Brrrrr, it’s cold out there. Better stay in and read.

During the past week, the sun has remained hidden. We had a huge snowfall Friday through Saturday, well even into Sunday.  Add to that the low temperatures hovering around 32 for a week, and my brain seems frozen.

For a long time, I have known that when winter moves in and the sun disappears, I can easily fall into a mental slump, and I have to admit I am there right now.  

And I have worked not to be stuck inside:  I shoveled snow.  I took the dogs out with me while I shoveled.  In fact, I realized they needed a path to walk around the yard—so I shoveled.

Now here is the thing:  that physical work keeps my body moving, but the brain is still struggling.  Last week I explained that I dove in to a year-long Bible reading plan.  And I can now say I am caught up and on schedule.

As of today, I have read through 42 chapters of Genesis and 14 chapters of Romans.  It is a discipline, and for these dreary winter days, I find myself escaping from the foggy days when I pick up my pencil, open the journal, and tackle the reading.

I can understand why John Wesley insisted that Christians read the scripture.  There is so much to understand, and having read as much as I previously have, reading it in a disciplined approach is still challenging.

My notes really are not a journal, more they are Cliff-note style.  In case that is not familiar to you, Cliff notes are a staple for college students, even high school students, who are reading literature and want a summary or additional notes to supplement the reading.

In a way, I find myself modeling the style of notes John Wesley wrote and are often referenced in the Wesley Study Bible I am using.  Maybe I write down too much, but when I write something down I have better memory of what I have read—something I learned about myself in my first college experience.

Reading like this lets me read it somewhat like a book, first.  If I don’t get something, I re-read it.  If something strikes me as unusual or significant, I write it down along with the summary of what I read.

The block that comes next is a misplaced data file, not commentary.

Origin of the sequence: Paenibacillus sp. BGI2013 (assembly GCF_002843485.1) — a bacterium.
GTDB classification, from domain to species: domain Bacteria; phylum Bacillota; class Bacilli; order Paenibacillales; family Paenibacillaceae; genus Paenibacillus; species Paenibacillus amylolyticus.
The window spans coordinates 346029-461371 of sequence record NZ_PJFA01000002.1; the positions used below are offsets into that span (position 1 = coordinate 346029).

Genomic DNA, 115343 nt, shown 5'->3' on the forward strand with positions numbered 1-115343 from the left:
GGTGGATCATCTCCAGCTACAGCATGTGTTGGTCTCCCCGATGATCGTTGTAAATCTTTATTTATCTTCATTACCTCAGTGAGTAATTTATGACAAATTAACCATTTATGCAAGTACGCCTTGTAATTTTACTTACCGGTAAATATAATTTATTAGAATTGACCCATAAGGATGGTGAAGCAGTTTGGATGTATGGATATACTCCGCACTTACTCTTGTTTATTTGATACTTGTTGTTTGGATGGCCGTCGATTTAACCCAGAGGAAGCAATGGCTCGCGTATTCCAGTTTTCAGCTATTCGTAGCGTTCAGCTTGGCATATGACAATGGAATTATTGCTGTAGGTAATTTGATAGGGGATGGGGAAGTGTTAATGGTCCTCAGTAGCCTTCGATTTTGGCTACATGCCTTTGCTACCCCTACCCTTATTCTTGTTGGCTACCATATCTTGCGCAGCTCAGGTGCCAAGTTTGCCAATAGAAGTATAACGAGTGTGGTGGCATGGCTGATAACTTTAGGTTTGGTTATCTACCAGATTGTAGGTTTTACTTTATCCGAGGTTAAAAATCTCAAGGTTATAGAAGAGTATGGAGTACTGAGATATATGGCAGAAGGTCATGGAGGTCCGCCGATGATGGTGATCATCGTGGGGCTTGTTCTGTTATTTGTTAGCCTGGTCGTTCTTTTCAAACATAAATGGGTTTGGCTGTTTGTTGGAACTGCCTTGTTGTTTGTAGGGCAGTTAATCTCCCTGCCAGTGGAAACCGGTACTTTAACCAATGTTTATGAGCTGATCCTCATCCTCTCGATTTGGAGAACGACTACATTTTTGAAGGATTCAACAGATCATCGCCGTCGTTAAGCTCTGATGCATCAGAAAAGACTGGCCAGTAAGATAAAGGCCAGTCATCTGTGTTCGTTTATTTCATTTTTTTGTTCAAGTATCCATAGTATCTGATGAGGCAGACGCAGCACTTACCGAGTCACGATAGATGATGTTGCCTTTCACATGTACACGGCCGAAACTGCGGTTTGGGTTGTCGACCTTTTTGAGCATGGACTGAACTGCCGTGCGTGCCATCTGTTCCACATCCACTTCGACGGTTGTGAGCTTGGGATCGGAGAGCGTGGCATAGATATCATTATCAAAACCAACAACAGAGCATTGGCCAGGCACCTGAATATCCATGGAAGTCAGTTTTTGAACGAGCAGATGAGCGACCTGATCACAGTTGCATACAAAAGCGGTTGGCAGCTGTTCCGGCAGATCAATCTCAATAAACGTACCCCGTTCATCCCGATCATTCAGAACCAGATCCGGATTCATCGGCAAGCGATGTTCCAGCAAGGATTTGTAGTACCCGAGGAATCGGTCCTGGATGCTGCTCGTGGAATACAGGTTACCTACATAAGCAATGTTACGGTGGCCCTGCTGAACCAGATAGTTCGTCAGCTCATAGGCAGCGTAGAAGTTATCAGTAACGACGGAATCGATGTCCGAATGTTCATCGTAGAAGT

I am not a fast reader, but I discover that reading three to four chapters in the Bible and making the study notes/journal entries takes me about an hour.  I was afraid it would take much longer, so the reading works into my day rather smoothly.

Since last Thursday, I have continued working through the genealogical narrative of the Old Testament faithful.  I have read about Abraham and Sarah.  I have tried to understand the traditions and the drive that lead Sarah to have Abraham have her handmaiden Hagar so he would have an heir. Therefore Ishmael was a born.

And then there is the surprising change of heart when Sarah does indeed become pregnant with Isaac.  She drives away Hagar and Ishmael.  She wanted to make sure her son was the heir of Abraham.

The narrative continues and so do the strange customs of marriage and birth that complicate my understanding of the Old Testament.  How in the world could a father offer his own son as a blood sacrifice?  But his faith and his ability to hear the Lord talk to him, ends with Isaac safe and suddenly there is a substitute ram for the sacrifice.